At Mayworks Halifax, a union sponsored arts festival of which I’m an organizer, we make very conscious efforts in our programming to challenge working class stereotypes and offer a program of events that is much more reflective of who workers are and what are workplace issues. A few years ago, we programmed a play that examined mental health and the services in place for people suffering from mental illness. In response to our choice of programming, some people asked: “what does that have to do with unions?” – as though no one who goes to work or belongs to a union suffers from mental illness. Most of us spend huge amounts of time in our lives at work. So for someone who doesn’t benefit from white, male, cis or able-bodied privilege, a lot of the racist, sexist, transphobic and ableist bullshit they have to deal with comes up at work. So unions need to take those issues very seriously, and artists formulating a working class culture need to include those struggles within their own work.

Considering all that, and because we’re discussing the role of art within an organizing strategy, to me the important questions to answer pertain to organizing: what should artists depict in a revolutionary struggle today depends on who we should be reaching out to and organizing, and under what unifying commonalities.

Working Class Revolution?

Since the 60s and 70s, the notion of a working class revolution has largely been abandoned. This, in my opinion, is due to two main factors.

The first factor is postmodernism’s overthrow of the working class identity as being the exclusive driver of revolutionary change and the relegation of class as just another point of oppression alongside race, gender, ability and others. Postmodernism called into question the certainty of the social theories of modernism that claimed to be ‘one size fits all’ – the universal answer for social progress and emancipation for all humanity. Beginning in the 60s the social movements of the time were attacked for washing over any other type of oppression under the banner of class, and of sweeping under the rug the white supremacy, patriarchy and heteronormativity left unchallenged within the movements themselves and elsewhere. The excuse given from within those movements was that class came first in order to trigger a revolution, the other considerations came later, if they were even recognized at all. Of course, a deep distrust of those movements – and the associated conception of a working class culture – then followed.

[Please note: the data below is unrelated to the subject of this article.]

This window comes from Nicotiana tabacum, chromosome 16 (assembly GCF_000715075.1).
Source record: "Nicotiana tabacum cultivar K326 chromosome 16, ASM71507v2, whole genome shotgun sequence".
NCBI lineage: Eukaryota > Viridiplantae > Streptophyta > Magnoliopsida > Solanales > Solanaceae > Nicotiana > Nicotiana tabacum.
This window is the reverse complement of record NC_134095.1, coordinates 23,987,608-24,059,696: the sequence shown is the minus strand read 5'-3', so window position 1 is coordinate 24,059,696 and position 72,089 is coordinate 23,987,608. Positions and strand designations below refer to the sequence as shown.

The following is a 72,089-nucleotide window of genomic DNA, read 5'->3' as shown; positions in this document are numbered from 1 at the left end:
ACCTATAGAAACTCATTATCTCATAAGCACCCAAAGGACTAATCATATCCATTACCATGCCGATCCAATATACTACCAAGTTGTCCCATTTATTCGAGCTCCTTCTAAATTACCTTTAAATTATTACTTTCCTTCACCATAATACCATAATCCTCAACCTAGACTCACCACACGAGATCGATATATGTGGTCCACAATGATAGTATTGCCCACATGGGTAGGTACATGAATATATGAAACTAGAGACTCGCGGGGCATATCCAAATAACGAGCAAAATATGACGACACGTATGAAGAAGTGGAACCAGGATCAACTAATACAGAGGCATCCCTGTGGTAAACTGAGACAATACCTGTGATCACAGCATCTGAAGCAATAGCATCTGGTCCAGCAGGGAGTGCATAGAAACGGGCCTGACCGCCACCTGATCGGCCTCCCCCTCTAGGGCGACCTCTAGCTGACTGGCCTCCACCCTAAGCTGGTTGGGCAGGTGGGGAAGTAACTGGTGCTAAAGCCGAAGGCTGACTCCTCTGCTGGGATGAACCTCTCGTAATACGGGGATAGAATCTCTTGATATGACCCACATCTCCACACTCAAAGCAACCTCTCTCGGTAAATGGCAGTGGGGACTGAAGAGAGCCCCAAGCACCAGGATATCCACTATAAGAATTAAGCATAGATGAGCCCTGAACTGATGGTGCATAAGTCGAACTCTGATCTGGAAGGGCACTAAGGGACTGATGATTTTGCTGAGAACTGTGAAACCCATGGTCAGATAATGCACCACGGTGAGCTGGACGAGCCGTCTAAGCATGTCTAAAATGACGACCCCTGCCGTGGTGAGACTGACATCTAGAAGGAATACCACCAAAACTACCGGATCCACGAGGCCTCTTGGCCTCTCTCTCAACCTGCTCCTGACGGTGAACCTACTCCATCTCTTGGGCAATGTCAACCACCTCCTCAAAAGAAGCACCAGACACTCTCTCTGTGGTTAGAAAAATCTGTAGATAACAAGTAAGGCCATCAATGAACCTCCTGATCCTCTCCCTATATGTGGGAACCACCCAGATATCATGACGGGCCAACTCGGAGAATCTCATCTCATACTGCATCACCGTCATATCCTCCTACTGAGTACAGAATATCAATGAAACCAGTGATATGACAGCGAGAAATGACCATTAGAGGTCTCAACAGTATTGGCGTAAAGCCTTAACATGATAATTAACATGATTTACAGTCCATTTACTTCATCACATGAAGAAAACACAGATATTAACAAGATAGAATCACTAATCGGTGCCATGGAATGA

The second factor in the abandonment of a working class revolution, in my opinion, is that there has been a steep decline in the intuitive recognition of a working class. Most people who should identify as working class simply don’t anymore – instead they increasingly identify as a middle class. The concept of a working class today has been heavily diluted inside a liberal reframing of class that ignores the dynamics of ownership and control and instead focuses on a scale of income accumulation (lower, middle, upper) – and an associated level of consumption – as a guage of personal accomplishment. In other words, the lines of class identification now are much less drawn along distinctions of who owns the things and places needed to produce, but rather along how much money we have available to spend individually.

This shift in class consciousness is due, I think, to the neoliberal shaping of our economy and the impact that has had on our social relationships. Neoliberalism is both a high intensity form of capitalism (free from government interference, except where government force is used in its defense) and its accompanying form of liberal values (hyper individualism and self-reliance). These have emerged in the late 70s and dominated the global economy and its core countries since. The factory floors as places of daily contact and long term bonding (and organizing) have largely disappeared in these countries. Now workers are increasingly scattered across small work sites for short amounts of time, isolated in cubicles or fending for themselves as freelancers. These material conditions are paired with the reinvigorated ideology of the American Dream where anybody can achieve material wealth through individual merit, and inversely, where anyone who fails to achieve material wealth only have themselves to blame. In this frame of thought, the Left wing analysis of social problems due to internal social friction (like class war, patriarchy or white supremacy) is obscured and replaced instead by a Right wing social analysis blaming the disruption of a unified community by perceived external threats (like immigrants, blacks or gays).